Southern Baptist and Lutheran fundamentalists expressed opposition to interfaith prayer meetings last week, according to news reports in the Orlando Sentinel and Religion News Service.
Interfaith dialogues and worship services spread across the nation following the Sept. 11 terrorist attacks, as religious leaders sought better understanding and promoted tolerance. Leading the movement toward pluralism was President Bush, who spoke positively about Islamic faith and met often with non-Christian religious leaders.
But now, some Christian leaders are reacting publicly against acceptance of Muslims and even other Christian faith traditions.
Dwayne Mercer, the newly elected president of the Florida Baptist Convention, told the Sentinel that he would not attend an interfaith meeting. Mercer, pastor of First Baptist Church of Oviedo, feared that his church members might think he believes "that all these faiths are legitimate."
The Sentinel reported that the Southern Baptist Convention "holds fast to its long-standing policy of not praying with others."
Another Florida Baptist official told the Sentinel that he would participate in an interfaith panel but not a prayer meeting. James Fortinberry, executive director of the Greater Orlando Baptist Association, said praying with people of other faiths "might be misunderstood."
Meanwhile in Missouri, formal charges were lodged against the president of the Lutheran Church-Missouri Synod for his participation in an interfaith gathering after the Sept. 11 terrorist attacks, according to RNS.
Gerald Kieschnick was accused of supporting "A Prayer for America" worship service in Yankee Stadium that included Christians, Jews, Muslims and other faith traditions. His accuser called for the termination of Kieschnick's membership in the Snyod, according to Lutheran Church-Missouri Synod News.
Neither RNS nor LCMS News mentioned if criticism was leveled against Kieschnick for his attendance at a White House interfaith meeting on Sept. 20, where religious leaders prayed for the nation.
Writing in Sightings about her involvement in the White House meeting, Jean Bethke Elshtain, ethics professor at the University of Chicago divinity school, said President Bush "spent over an hour talking and praying" with a diverse group of religious leaders.
"I found it rather extraordinary that the single most ecumenical event I have ever attended had been put together by the White House," she wrote. "All Christian orientations were represented, as were members from the Orthodox, Jewish, Sikh, Hindu, Buddhist, and Muslim communities."
"A Greek orthodox Archbishop was invited to lead us in prayer," she wrote. "We all joined hands in a prayer circle, including the president. It was a powerful and moving moment."
One of the members of the prayer circle was James Merritt, president of the Southern Baptist Convention, which abandoned interfaith dialogue in the 1990s.
But the SBC's communications arm, Baptist Press, understated the meeting in two accounts. In the first report, BP listed 26 of the attendees, but failed to disclose that the religious leaders held hands and prayed.
In the second article, BP again avoided the worshipful nature of the interfaith meeting. It did report that Merritt and five other ministers were invited to a special closed-door session with Bush after the larger interfaith meeting.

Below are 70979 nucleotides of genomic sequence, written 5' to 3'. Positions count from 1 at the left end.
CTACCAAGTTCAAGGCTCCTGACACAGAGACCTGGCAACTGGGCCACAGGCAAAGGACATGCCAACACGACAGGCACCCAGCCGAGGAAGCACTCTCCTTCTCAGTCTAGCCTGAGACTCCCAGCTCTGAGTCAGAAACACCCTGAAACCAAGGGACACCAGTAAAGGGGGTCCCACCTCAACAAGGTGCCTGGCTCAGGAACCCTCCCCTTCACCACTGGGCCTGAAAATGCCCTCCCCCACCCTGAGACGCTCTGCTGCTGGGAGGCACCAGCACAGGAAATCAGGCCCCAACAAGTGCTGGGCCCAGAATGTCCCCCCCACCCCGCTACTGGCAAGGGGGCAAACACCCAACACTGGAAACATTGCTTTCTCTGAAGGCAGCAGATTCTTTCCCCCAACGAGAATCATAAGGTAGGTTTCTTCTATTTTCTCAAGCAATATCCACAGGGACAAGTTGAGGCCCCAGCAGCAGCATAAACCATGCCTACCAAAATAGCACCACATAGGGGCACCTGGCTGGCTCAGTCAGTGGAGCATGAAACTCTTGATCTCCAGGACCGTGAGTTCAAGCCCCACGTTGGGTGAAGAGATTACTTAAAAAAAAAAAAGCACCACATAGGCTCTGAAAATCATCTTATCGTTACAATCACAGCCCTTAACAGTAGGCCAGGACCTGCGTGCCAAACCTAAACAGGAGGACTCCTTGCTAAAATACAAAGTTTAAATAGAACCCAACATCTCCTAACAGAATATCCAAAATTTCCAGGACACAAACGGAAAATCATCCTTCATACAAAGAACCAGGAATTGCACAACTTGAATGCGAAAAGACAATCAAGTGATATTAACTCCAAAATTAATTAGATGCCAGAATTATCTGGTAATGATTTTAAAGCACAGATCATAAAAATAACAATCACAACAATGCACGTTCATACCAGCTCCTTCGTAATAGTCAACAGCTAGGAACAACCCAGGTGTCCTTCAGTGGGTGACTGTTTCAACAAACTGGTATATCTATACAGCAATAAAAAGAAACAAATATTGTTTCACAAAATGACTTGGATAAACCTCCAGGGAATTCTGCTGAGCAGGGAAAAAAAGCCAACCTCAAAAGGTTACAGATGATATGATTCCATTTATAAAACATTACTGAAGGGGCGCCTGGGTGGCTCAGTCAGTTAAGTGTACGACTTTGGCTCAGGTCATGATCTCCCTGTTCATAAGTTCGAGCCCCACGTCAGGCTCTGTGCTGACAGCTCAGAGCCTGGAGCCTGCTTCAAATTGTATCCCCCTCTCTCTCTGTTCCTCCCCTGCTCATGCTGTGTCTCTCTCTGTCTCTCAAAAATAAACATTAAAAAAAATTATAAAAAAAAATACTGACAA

Citing Merritt, BP reported that "the religious leaders stood in a circle with the president, clasped hands, and prayed." BP did not report who the other five ministers were.
White House media affairs spokeswoman, Mercey Ziana, was unable to confirm who the other five religious leaders were. BCE learned from another news source that two participants included a Catholic archbishop and a Greek Orthodox archbishop.
While BP may not have known who the other five ministers were, BP may also not have wanted to share with its constituents that the SBC president prayed with those from different faith traditions.
Opposition to interfaith meetings results from a fear of religious pluralism.
Pluralism has become a watchword in many conservative circles for what is wrong in America. Within very conservative Christian camps, any interfaith activity gives credence to the notion that all religions are equal and afford adherents multiple paths to salvation.
Fearing the positive press given American Muslims in recent weeks and Bush's call for pluralism, one SBC leader attacked Islam in a seminary chapel address. He said Christians, Jews and Muslims did not serve the same God.
Al Mohler, president of Southern Baptist Theological Seminary, told seminary students that Islamic theology "kills the soul." He said Islam "lies about God" and "presents a false gospel."
He made similar comments about Catholics a year ago on a cable TV program. Mohler said the Roman Catholic Church was "a false church and it teaches a false gospel."
In the emerging age of popular pluralism, the move toward tolerance and dialogue will leave fundamentalism increasingly out of step with American culture, a position which fundamentalists savor at some points. But fundamentalist leaders crave attention from the White House so much that they may tone down their anti-pluralism rhetoric to stay in the good graces of the Bush presidency.
Fundamentalism faces a tougher issue, however. Will it instruct its followers to pray for their enemies without praying with them? How can fundamentalists claim to love their enemies (e.g. Muslims) without being willing to understand them through dialogue?
Authentic Christianity teaches love for neighbor, whether friend or foe. Loving neighbor includes respect and dialogue, even with those of different belief systems and values.
Robert Parham is BCE's executive director.